Do you have male and female characters in your story? Apparently, statistically speaking, you’re probably using physical attributes to describe the women, while the men get more personal qualities. Female characters might be lovely or undernourished, while their male counterparts are more likely to be rational or bigoted.
Why can’t we have a rational woman or an undernourished man? Why not the farmer’s bigoted daughter or the group of lovely young men waiting for the train?
According to the article I just read, machine learning was used to analyse 3.5 million books written in English over the last century or so, and to pick out the adjectives used to describe men and women. The results don’t look great. In fact, it looks like women are reduced to objects while men get to be rounded characters. Which isn’t just annoying, it’s pretty boring.
So let’s take a look at the words, shall we:
Positive Traits: just, sound, righteous, rational, peaceable, prodigious, brave, paramount, reliable, sinless, honourable
Negative Traits: unsuitable, unreliable, lawless, inseparable, brutish, idle, unarmed, wounded, bigoted, unjust, brutal
Positive Traits: beautiful, lovely, chaste, gorgeous, fertile, beauteous, sexy, classy, exquisite, vivacious, vibrant
Negative Traits: battered, untreated, barren, shrewish, sheltered, heartbroken, unmarried, undernourished, underweight, uncomplaining, nagging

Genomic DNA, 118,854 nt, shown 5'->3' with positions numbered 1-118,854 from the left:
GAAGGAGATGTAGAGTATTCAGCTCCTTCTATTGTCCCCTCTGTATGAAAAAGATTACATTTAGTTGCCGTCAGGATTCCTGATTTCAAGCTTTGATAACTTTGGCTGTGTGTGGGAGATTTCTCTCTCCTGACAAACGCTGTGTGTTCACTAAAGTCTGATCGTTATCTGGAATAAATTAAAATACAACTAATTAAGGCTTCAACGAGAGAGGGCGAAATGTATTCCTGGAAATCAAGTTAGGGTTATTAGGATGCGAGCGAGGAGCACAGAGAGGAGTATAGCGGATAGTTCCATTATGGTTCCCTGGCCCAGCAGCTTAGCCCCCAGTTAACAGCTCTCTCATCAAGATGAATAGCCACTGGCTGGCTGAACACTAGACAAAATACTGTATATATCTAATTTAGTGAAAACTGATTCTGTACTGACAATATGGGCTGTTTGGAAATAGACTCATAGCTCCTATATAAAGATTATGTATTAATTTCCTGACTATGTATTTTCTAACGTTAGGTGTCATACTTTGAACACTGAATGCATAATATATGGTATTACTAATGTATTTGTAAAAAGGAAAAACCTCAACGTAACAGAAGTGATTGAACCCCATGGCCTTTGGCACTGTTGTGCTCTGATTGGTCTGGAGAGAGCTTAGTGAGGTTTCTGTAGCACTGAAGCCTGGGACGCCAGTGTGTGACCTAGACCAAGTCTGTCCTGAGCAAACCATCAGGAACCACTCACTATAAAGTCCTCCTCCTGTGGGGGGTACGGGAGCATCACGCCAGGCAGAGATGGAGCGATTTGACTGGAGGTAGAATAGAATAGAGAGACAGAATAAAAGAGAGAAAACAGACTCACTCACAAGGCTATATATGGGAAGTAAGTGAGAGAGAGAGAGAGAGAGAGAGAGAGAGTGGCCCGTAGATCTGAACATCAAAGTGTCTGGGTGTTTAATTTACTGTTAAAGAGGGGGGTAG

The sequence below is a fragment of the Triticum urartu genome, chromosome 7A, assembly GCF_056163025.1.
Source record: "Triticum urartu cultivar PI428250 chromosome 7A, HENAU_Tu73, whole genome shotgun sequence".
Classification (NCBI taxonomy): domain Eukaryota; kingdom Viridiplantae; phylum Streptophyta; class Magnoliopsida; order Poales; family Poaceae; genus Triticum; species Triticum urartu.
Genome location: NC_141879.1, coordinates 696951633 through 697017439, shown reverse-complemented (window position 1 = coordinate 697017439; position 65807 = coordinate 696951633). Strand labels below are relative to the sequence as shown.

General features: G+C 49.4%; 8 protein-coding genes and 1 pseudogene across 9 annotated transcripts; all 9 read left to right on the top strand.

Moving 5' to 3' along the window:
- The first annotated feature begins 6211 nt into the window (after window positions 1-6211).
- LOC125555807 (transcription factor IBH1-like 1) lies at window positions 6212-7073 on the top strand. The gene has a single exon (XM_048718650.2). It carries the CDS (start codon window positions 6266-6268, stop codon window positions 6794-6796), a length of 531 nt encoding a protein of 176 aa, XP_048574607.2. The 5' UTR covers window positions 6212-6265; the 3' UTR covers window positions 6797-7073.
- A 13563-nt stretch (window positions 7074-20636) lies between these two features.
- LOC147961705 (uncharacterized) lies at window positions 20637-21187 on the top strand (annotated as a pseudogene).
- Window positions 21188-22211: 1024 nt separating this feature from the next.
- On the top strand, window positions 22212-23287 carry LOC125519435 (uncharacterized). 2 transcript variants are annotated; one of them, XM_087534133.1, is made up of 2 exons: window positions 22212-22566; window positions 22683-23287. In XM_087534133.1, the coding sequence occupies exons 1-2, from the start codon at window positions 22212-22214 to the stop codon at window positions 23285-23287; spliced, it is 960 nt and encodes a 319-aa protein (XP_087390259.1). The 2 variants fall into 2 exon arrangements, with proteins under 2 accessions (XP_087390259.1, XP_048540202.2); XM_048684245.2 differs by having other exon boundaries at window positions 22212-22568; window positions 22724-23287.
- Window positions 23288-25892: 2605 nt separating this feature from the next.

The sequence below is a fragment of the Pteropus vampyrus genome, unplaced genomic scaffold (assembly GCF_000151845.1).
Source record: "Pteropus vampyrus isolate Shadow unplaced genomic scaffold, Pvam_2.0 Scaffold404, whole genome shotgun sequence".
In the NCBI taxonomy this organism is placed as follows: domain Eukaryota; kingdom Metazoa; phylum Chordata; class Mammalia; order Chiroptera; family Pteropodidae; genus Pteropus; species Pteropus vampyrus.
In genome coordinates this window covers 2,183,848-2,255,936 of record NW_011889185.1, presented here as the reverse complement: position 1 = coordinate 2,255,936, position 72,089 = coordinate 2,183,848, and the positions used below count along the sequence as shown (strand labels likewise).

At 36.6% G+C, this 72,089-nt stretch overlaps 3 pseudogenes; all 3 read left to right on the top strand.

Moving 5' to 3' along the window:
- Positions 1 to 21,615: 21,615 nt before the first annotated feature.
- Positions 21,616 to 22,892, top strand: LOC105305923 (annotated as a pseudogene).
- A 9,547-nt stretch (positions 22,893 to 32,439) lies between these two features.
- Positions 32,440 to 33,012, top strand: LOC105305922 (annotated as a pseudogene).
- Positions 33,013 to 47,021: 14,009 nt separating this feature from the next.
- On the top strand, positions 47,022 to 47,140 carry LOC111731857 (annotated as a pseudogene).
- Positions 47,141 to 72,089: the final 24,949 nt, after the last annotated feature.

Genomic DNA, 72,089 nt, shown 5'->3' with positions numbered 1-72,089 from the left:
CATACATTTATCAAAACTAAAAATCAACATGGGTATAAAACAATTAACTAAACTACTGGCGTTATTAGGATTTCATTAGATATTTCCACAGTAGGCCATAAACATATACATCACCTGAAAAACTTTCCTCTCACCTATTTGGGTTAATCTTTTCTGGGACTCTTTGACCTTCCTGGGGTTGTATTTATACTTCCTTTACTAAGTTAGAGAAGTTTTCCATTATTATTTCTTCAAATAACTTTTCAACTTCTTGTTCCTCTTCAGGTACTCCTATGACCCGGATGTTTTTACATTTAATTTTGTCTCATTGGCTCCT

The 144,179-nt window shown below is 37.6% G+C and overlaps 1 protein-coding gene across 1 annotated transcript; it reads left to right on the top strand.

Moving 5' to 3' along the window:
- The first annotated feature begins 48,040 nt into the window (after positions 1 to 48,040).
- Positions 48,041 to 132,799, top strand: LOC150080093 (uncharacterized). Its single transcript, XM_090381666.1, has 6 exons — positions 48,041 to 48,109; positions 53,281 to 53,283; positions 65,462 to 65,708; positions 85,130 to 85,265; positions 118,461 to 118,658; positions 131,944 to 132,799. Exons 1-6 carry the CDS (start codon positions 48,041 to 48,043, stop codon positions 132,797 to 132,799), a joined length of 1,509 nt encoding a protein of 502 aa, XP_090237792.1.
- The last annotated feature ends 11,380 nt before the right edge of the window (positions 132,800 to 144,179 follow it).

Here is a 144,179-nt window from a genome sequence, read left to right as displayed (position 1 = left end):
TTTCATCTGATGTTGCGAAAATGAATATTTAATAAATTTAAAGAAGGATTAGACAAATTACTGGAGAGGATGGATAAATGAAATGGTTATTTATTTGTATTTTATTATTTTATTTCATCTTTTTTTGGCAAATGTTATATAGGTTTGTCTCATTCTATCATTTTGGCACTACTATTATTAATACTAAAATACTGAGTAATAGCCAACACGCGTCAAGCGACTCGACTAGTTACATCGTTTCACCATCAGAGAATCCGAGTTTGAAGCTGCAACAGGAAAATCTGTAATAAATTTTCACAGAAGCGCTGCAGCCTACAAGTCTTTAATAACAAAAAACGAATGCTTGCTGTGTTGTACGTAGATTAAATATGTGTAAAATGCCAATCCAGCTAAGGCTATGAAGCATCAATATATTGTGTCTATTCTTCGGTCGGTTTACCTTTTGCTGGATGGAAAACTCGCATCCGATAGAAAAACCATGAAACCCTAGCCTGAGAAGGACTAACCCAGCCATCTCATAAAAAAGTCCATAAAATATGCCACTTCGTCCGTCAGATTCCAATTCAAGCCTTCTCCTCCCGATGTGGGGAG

Of course, I have a few questions (you knew I would, right?):
- Was there an equal sample of recent books and those from the early part of the twentieth century?
- Has there been any change more recently, or is there still evidence of sexism in recent books?
- Is there a difference when it comes to male, female or non-binary writers?
- Is there a difference when it comes to romance?
- What about more specific descriptions, rather than looking at adjectives?
OK, so while there are no answers to my questions, there are a few things to pick out from the lists.
First, I’m not sure I agree with whoever decided on the positive and negative traits. How is “inseparable” a negative? Or “unarmed”? Or “uncomplaining”?
Second, I’d say the negative traits are where the sexism becomes really apparent, rather than the positives. “Shrewish” and “nagging” make me grind my teeth (although, so does “fertile”…shudder…). Some of the negative traits for male characters, on the other hand, are almost badges of honour: lawless, brutish, wounded.
Third, looking at the words, I’d say I can answer my own question that there are either just as many books from the early twentieth century as more modern books, or it might even be that the sample size is smaller for modern books. “Chaste” is the third most common adjective for female characters… I mean, really? Who’s using “chaste” any more? Or “beauteous”? Or “paramount”? Unless there are a lot more period novels than I thought, and they’re rife with bland adjectives, it looks like these are coming from older writers.
That bodes well, and honestly I’m pretty sure we must be using more interesting descriptions instead of so many adjectives too. I also suspect, as a romance reader, that more modern romances steer clear of boring adjectives and female characters who are only there for window dressing.
Which makes me happy. I don’t hate adjectives. They’re useful. But at the same time describing characters in overused cliches is an example of telling rather than showing, and a lot of the time you’re going to want to do better.
So drop those boring, sexist adjectives already. That goes double for anyone still writing bland 2D cutouts of women into their stories.
It’s the 21st century, you can do better.